Benchmarks & Case Studies
Quality at Source
The company that developed this project manufactures refrigeration equipment in two industrial complexes. The project ‘Source Quality’ involves an effort to improve the quality of operations in order to minimize the cost of non-quality. As a way of reducing the production of defects and their impact on the value chain, an auto-quality matrix, problem-solving routines and follow-up meetings were created. As a result, rework time and the cost of non-compliant parts were reduced in both facilities.
The company in which this project was developed is dedicated to the manufacturing of refrigeration equipment for hotels, restaurants and catering industries. It is a top international player in the field of professional refrigeration, with an annual production of 25,000 units and around 200 collaborators.
The two factories ensure the production of stainless steel cabinets, countertops and refrigerated kits, as well as cold chambers, mini-chambers, and beverage and waste coolers.
The company’s production system began on the path to continuous improvement in 2012, with the implementation of KAIZEN™ methodologies through its management system ‘SISPROM’.
In September 2014 it was decided to focus on one of the pillars of continuous improvement – Quality. The initial situation was as follows:
- High reworking rates and high repair costs;
- Insufficient auto-control methodologies along the value chain;
- Middle management and operators with the paradigm that “quality is controlled at the end” and not “quality is assured throughout the process”;
- Quality improvement was not included in the scope of the KAIZEN™ activities.
This is how the Source Quality project was born with the purpose of detecting opportunities for improvement at the origin of the defects, allowing their resolution as soon as possible in the value chain and the creation of means of not making and not passing on defects.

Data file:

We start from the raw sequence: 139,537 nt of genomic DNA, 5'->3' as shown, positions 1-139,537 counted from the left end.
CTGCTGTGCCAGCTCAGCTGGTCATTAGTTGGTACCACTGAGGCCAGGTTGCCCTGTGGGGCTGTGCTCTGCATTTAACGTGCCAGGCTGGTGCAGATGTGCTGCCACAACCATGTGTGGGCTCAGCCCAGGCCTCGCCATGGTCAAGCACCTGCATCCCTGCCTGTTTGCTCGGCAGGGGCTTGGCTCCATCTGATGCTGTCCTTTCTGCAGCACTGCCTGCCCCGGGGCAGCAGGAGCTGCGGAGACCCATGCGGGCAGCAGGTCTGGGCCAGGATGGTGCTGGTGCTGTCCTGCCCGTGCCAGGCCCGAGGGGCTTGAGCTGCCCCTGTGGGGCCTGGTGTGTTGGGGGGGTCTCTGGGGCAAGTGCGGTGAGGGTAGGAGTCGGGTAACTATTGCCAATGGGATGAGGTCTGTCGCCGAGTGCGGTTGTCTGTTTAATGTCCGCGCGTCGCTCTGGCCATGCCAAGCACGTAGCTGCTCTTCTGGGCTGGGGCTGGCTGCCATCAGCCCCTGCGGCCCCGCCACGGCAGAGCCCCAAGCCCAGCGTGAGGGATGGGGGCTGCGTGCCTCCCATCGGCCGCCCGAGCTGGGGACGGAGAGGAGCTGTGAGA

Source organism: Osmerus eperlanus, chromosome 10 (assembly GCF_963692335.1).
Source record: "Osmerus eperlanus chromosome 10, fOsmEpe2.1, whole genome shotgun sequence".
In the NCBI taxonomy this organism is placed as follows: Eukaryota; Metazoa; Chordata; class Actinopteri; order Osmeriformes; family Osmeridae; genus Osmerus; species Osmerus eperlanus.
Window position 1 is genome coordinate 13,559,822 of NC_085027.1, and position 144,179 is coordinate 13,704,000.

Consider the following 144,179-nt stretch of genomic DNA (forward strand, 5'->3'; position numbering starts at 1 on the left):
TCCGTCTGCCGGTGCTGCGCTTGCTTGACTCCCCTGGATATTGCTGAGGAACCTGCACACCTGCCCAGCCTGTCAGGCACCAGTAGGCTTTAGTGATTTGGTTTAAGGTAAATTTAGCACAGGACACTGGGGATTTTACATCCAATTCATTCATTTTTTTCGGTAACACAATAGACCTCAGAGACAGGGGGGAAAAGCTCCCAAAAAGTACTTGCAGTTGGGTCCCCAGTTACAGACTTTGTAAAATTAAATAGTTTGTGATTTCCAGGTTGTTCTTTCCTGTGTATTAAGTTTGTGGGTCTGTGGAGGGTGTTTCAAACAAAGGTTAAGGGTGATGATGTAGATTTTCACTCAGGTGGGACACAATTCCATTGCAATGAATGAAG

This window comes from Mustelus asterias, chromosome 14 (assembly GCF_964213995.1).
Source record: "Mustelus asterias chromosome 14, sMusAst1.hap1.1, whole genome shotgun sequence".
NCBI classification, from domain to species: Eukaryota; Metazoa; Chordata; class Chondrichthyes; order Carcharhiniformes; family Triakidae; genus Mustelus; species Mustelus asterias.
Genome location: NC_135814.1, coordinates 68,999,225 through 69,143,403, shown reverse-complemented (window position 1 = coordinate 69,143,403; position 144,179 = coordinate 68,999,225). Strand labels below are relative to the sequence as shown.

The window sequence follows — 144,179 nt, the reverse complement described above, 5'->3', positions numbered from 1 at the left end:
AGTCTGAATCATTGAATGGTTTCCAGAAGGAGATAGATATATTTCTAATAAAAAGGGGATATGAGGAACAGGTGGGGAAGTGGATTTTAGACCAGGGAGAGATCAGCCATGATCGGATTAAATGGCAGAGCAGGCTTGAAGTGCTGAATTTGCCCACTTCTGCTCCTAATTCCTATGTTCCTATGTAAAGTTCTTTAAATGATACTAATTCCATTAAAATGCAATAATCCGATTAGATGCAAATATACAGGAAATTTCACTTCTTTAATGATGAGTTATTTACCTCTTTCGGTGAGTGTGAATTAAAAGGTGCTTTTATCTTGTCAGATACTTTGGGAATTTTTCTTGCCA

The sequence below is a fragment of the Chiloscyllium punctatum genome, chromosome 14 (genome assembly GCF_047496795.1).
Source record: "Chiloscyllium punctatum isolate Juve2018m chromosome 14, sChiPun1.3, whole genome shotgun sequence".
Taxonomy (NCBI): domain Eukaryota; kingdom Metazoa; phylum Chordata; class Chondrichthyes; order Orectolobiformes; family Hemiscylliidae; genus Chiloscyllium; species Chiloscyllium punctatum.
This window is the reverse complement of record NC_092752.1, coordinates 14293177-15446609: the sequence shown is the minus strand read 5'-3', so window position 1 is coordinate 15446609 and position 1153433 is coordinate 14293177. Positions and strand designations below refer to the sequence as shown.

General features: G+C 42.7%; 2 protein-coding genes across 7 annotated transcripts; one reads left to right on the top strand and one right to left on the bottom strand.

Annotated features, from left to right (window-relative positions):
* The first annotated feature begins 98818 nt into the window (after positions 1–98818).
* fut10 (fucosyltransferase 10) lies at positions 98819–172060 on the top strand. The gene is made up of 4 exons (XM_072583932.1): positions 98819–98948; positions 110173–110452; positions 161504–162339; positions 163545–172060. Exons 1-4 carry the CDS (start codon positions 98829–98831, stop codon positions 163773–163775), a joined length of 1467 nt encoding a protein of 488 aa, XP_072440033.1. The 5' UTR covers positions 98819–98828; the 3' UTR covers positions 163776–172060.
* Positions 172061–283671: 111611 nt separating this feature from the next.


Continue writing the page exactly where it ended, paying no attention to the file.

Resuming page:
The goals defined for the project were:
- To reduce the rework time per equipment by 50%;
- To reduce the cost of internally produced non-compliant parts by 30%;
- To implement a culture of continuous improvement and operational excellence in terms of quality.
The Source Quality project was implemented in 3 stages:
1. Create a system to control and detect the origin of non-conformities using the Auto-Quality Matrix. To this end, a set of seven steps were followed: 1) select the value stream stations, 2) recode quality problems, 3) develop record sheets, 4) establish frequency for the matrix to be updated, 5) define responsibilities for data collection and matrix filling, 6) identify existing means of auto-quality, and 7) set up the Matrix at the defined location.
Evolution of the Auto-Quality Matrix: from the model to the release version
2. Develop the skills of the supervisors and team leaders in problem-solving tools. A training plan was set up for supervisors and team leaders in two problem-solving tools: the 3C for a fast and effective solution of simple problems carried out by the natural teams of Production, Quality, Process and Product; and the REP for the structured solving of more complex and repetitive problems using a multidisciplinary team. During the 6 months of the project, 75 3C and 5 REP were concluded: a) skimming generated in the punch press, b) lack of drawers, c) internal openings between panels, and d) excessive polyurethane on the sides.
Structured problem-solving (REPs) boards in progress
Standard with decision tree for 3C management
3. Implement a Stop Scrap system to enable quality improvement activities to be sustained. A dynamic weekly meeting was created between the main players of the value stream called ‘Stop Scrap’ with the goal of analyzing the top non-conformities of the week in terms of cost of parts and the rework rate; and defining countermeasures that may be means of auto-quality or candidates for REP. A situation report of the 3Cs under development is presented as well.
Stop Scrap meeting
At the start of this project, the total rework time was approximately 4 minutes per component, which gradually decreased throughout the project, stabilizing at 1.5 minutes.
Regarding the cost of non-compliant parts, this value showed a reduction of 30%; however, it is estimated that the real improvement was much higher because the registration of parts began to be made with more accuracy afterwards due to the awareness of collaborators concerning quality.
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